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Stećak in Radimlja necropolis
Stećak in Radimlja necropolis
Photograph and drawing of stećak in Radimlja necropolis

Stećak ([stetɕak]; plural: Stećci [stetɕtsi]) is the name for monumental medieval tombstones that lie scattered across Bosnia and Herzegovina, and the border parts of Croatia, Montenegro and Serbia, although almost exclusively following the borders of the medieval Bosnian Kingdom. An estimated 60,000 are found within the borders of modern Bosnia and Herzegovina and the rest of 10,000 are found in what are today Croatia, Serbia, and Montenegro.[1] Appearing in the 11th century, the tombstones reached their peak in the 14th and 15th century, before disappearing during the Ottoman occupation. They were a common tradition amongst Bosnian Church, Catholic and Orthodox followers.[2] The epitaphs on them are written in Bosnian Cyrillic alphabet ("Bosančica" [bosaŋtʃitsa]) and the alphabets belonging to the Bosnian church and medieval Kingdom of Bosnia. The largest collection of these tombstones is named Radimlja, after a local river, and is located 3 km west of Stolac in Bosnia and Herzegovina.

Stećci have been nominated to the UNESCO World Heritage List as Joint Cultural Heritage by the four countries in 2009.[1]


The word itself is a contracted form of the older word stojećak, which is derived from the verb stajati (v. stand). It literally means "the standing thing".


Their most remarkable feature is their decorative motifs, many of which remain enigmatic to this day. spirals, arcades, rosettes, vine leaves and grapes, suns and crescent moons are among the images that appear. Figural motifs include processions of deer, dancing the kolo, hunting and, most famously, the image of the man with his right hand raised, perhaps in a gesture of fealty.


Although its origins are within the Bosnian Church, all evidence points to the fact that Stećci were erected in due time by adherents of the Orthodox, Catholic and Islamic faith alike.[citation needed] Today many Stećci are displayed in the garden of the National Museum of Bosnia and Herzegovina in Sarajevo.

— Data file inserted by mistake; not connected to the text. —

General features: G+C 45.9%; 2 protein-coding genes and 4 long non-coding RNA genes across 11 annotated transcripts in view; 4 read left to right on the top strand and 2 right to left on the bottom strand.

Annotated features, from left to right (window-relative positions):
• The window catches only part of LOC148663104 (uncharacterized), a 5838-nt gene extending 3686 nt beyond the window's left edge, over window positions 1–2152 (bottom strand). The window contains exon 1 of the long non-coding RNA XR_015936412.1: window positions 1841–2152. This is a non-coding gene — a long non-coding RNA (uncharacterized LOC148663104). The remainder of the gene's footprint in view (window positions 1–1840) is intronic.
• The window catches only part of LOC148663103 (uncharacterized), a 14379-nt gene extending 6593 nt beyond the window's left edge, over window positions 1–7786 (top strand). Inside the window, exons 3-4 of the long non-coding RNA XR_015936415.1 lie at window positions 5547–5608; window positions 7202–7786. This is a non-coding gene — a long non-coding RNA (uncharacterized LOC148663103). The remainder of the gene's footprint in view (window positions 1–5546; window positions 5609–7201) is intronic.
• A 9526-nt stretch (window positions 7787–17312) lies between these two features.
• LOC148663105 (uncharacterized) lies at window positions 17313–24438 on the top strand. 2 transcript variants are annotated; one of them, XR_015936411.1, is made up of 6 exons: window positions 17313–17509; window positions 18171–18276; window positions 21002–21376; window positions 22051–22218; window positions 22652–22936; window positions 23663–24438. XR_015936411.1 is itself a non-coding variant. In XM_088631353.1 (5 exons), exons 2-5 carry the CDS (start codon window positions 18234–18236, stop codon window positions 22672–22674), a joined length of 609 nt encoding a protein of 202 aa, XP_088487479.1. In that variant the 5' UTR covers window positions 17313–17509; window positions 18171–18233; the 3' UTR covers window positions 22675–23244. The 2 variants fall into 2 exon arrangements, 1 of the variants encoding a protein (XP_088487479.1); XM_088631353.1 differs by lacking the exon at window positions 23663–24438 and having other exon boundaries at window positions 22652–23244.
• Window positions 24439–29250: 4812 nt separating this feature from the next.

On 2 November 2009, the government ministers of Bosnia and Herzegovina, Croatia, Serbia and Montenegro agreed to nominate the Stećci as their shared cultural heritage to the UN World Heritage List.[1]


Some historians have argued that the Bosnian Church was related to Bogomils of First Bulgarian Empire or other dualist groups. Others have asserted that the church was actually founded by Franciscan monks from the Catholic Church.[3] However, Marian Wenzel, the world's leading authority on the art and artifacts of medieval Bosnia and Herzegovina,[4] concluded that the stećci tombstones were a common tradition amongst Catholic, Orthodox and Bosnian Church followers alike.[2] Wenzel's conclusion supported other historians' claims that the Stećci reflect a regional (Bosnian) cultural phenomenon rather than belonging to a particular faith.[5]

Famous Stećci[edit]

Stećak of Grdeša, the oldest one found.[6]


See also[edit]


  1. ^ a b c Sito-Sucic, Daria (November 2, 2009). "Balkans to nominate medieval tombstones to U.N. list". Reuters. 
  2. ^ a b Walasek, Helen. "Marian Wenzel 18 December 1932 - 6 January 2002". Bosnian Institute. 
  3. ^ Fine, John. The Bosnian Church: Its Place in State and Society from the Thirteenth to the Fifteenth Century: A New Interpretation. London: SAQI, The Bosnian Institute, 2007. ISBN 0-86356-503-4
  4. ^ Brook, Anthea (March 5, 2002). "Marian Wenzel". The Guardian (London). Retrieved May 24, 2010. 
  5. ^ Fine, John V. A. (1991). The Late Medieval Balkans: A Critical Survey from the Late Twelfth Century to the Ottoman Conquest. University of Michigan Press. p. 486. ISBN 0-472-08149-7. 
  6. ^ a b Monuments of Culture in Serbia: Некропола стећака (SANU) (Serbian) (English)
  7. ^ Šimić, Marinka. "JEZIK BOLJUNSKIH NATPISA" (PDF). Staroslavenski institut. 

External links[edit]